The people's message

As the Executive prepares to respond to the national education debate, Pamela Munn supports the validity of the process

CYNICS may argue that consultation is no more than an attempt to seek legitimacy for changes that have already been decided. Indeed governments and other public bodies are under an obligation, in my view, to explain the purpose of consultation and the ways in which responses have been used or rejected if they want to counter this cynical view.

The national debate on schools in the 21st century was an unusual consultation in many respects. It was not asking for responses to a specific policy proposal. Rather it was asking in a fairly open way some important questions about what schools in the future should be like. What should pupils learn? How could pupils learn more effectively? What were the best and worst things about the current system? What were the priorities for improvement?

The purpose of the consultation was to develop a policy agenda over the medium term going beyond the life of the next Scottish Parliament. People outside the normal "policy community" were encouraged to respond. Pupils, teachers, parents and others were invited to form discussion groups and to send in their conclusions. A number of events took place across the country and the results were reported.

The Scottish Executive Education Department prepared support packs to aid discussion. These consisted of a response form and a number of short briefing papers giving information about various aspects of the current school system and providing some international comparisons.

Now, of course, one cynical reading of this whole exercise is that it is an attempt by the Labour and Liberal Democrat coalition to "sew up" the forthcoming elections as far as education policy is concerned. While they can claim that their school policy is the result of a national consultation, critics will argue that it effectively stifles debate and distracts attention from policy failures.

A less cynical response is to see the debate as a genuine attempt to develop innovative ways of formulating policy in the context of devolution and to broaden civic participation in that policy-making process. Much depends on the Executive's response to the issues raised and on its commitment to sustaining civic engagement in policy-making. It is in these contexts that the validity and reliability of the analysis of the responses is especially important.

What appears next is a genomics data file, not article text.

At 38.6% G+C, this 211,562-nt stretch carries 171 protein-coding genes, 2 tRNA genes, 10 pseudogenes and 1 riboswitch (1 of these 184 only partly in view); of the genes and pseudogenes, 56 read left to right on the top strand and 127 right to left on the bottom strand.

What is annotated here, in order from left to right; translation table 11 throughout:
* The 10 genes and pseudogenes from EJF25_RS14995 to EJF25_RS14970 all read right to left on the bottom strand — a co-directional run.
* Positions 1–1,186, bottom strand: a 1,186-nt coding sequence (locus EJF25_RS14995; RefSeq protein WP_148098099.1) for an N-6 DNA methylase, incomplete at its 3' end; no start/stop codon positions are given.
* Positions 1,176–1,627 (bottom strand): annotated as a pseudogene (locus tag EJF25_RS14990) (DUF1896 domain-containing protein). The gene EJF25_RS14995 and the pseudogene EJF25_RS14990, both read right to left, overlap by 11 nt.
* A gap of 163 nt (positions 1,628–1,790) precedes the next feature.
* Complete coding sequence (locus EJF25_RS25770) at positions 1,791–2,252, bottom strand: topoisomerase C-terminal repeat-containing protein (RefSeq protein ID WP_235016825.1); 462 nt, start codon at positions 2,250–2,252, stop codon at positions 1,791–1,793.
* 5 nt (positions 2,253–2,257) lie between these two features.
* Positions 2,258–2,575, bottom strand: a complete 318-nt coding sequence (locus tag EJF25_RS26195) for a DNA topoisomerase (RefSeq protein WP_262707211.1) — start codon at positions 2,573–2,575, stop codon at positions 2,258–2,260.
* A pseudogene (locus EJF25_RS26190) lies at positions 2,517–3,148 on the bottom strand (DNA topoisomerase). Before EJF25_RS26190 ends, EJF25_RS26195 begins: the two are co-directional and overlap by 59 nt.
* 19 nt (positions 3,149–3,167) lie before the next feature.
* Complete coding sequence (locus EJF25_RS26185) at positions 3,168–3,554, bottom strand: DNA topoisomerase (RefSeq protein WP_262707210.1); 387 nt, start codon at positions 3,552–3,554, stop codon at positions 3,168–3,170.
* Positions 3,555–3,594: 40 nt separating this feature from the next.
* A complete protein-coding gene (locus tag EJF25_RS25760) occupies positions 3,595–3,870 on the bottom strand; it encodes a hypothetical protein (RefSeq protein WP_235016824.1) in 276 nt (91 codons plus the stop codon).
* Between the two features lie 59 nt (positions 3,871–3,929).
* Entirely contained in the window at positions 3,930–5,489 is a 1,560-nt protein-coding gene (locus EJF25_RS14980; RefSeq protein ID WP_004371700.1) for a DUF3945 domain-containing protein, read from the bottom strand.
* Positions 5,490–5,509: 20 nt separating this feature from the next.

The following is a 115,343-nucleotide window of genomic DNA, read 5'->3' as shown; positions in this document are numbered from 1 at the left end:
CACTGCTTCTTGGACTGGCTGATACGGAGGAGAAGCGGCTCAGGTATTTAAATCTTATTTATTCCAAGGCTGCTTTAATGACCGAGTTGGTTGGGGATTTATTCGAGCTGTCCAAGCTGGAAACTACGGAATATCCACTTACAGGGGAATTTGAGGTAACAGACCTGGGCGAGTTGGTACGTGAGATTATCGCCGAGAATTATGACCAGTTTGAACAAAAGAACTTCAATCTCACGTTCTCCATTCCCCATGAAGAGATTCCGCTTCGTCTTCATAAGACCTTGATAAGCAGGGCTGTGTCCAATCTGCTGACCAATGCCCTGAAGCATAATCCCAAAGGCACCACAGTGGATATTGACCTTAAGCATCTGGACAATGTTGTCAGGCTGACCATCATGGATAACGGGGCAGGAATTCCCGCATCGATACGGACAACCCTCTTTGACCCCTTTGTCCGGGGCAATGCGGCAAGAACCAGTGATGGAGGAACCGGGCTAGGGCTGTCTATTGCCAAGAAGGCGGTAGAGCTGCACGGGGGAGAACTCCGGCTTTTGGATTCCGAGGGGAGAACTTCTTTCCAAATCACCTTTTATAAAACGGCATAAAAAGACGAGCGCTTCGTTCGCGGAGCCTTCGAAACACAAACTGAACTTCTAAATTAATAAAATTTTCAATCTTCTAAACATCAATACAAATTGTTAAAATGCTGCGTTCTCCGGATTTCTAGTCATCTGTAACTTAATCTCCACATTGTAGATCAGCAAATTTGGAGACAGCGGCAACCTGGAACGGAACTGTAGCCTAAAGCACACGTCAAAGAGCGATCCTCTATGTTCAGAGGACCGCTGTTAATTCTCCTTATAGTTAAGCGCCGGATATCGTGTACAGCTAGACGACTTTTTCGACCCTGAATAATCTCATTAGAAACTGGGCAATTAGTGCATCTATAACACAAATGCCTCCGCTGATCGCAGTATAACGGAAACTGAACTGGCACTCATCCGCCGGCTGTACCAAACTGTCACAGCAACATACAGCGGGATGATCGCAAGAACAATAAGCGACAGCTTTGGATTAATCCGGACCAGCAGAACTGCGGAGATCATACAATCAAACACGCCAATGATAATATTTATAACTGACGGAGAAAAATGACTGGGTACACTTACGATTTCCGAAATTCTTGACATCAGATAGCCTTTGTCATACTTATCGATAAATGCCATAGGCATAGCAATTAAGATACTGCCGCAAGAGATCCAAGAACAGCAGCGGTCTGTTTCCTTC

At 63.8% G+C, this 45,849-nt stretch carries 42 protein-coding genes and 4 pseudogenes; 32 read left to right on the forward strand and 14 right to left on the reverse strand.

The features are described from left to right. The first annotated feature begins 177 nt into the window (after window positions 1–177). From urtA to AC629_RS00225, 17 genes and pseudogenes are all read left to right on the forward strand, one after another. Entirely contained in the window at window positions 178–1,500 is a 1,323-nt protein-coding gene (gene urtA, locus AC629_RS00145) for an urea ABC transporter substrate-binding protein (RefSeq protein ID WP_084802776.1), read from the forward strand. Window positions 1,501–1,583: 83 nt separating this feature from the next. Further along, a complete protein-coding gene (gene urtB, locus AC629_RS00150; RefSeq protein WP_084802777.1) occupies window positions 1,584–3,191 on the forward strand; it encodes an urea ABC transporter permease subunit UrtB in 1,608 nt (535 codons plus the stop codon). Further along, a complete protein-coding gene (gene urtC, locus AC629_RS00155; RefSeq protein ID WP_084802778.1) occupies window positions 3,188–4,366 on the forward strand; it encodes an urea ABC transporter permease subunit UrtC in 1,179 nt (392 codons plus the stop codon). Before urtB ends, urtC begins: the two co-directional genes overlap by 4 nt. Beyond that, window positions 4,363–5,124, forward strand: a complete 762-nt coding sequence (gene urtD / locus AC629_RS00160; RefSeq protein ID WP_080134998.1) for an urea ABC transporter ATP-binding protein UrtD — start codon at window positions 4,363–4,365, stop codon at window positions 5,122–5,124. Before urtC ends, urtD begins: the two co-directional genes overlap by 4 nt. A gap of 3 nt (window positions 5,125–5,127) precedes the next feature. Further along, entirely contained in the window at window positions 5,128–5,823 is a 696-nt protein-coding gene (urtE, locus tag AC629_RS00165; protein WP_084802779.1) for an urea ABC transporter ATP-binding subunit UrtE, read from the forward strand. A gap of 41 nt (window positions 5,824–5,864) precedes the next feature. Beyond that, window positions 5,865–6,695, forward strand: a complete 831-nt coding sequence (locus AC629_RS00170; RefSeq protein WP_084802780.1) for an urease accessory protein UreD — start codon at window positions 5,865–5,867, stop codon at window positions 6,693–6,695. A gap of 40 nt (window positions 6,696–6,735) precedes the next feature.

There have been many studies of the role of research in policy-making.

There are fewer accounts of the ways in which routine social science practice can help government to identify policy priorities and protect it from charges of partisanship. The analysis of the responses to the national debate provides an interesting case study of these matters. It went through several stages. More than 1,500 responses were analysed, most of them on the response sheets provided but some in other forms, such as letters, articles and posters. The questions on the response form were checked in advance of publication to remove ambiguity as far as possible. One response which used the form was analysed in terms of key content by all six researchers involved in the exercise and the result discussed.

A larger sample of responses was analysed by the six researchers to develop a series of categories. These categories were straightforward descriptions of the content. Nothing more sophisticated was attempted in the time available. Two researchers independently reviewed all the categories generated and developed a coding frame which collapsed some categories. The two coding frames were debated and discussed by all six researchers and a final version agreed. Coding rules were developed to minimise ambiguity of meaning and coding sheets designed so that the analysis of each response could be traced back to the original.

Any content that did not fit the coding frame was written out in full. All of these were collected and discussed at a regular meeting, and, if a pattern was emerging, a new category was added. Those responses that did not suggest a pattern were categorised as "other". Responses were analysed in batches of 10 per researcher and a descriptive report written to complement the coding sheets. Researchers also wrote their own impressions of the tenor of the response or highlighted aspects that had not been captured elsewhere.

FTER a detailed analysis of more than 160 responses, the first 300 were coded accordingly and then reviewed with minor adjustments to incorporate as many variables as possible. After establishing confidence in the coding frame, the frequency of all responses was analysed by System 3. This proved the robustness of the frame as very few responses were coded as "other".

The job of such a study is to look for patterns as it is clearly impossible to provide a nuanced account of every single response. Nevertheless, responses that stood out were carefully analysed and reported, as indeed was the cynicism of some teachers about the purpose of the whole exercise.

Everyone who sent in a response received a copy, and it is available on the web. The SEED stood back from the evaluation and awaited the report. It could thus legitimately claim that the analysis was independent of political influence when a journalist presented an "alternative" report which drew on a small sample of focus groups.

Academics have had no formal role in shaping the response to the debate.

Rather their role has been in ensuring that politicians, civil servants, the inspectorate and other interested parties are aware of the issues raised.

Pamela Munn is dean of the Moray House School of Education at Edinburgh University. She led the research team analysing the national debate responses.

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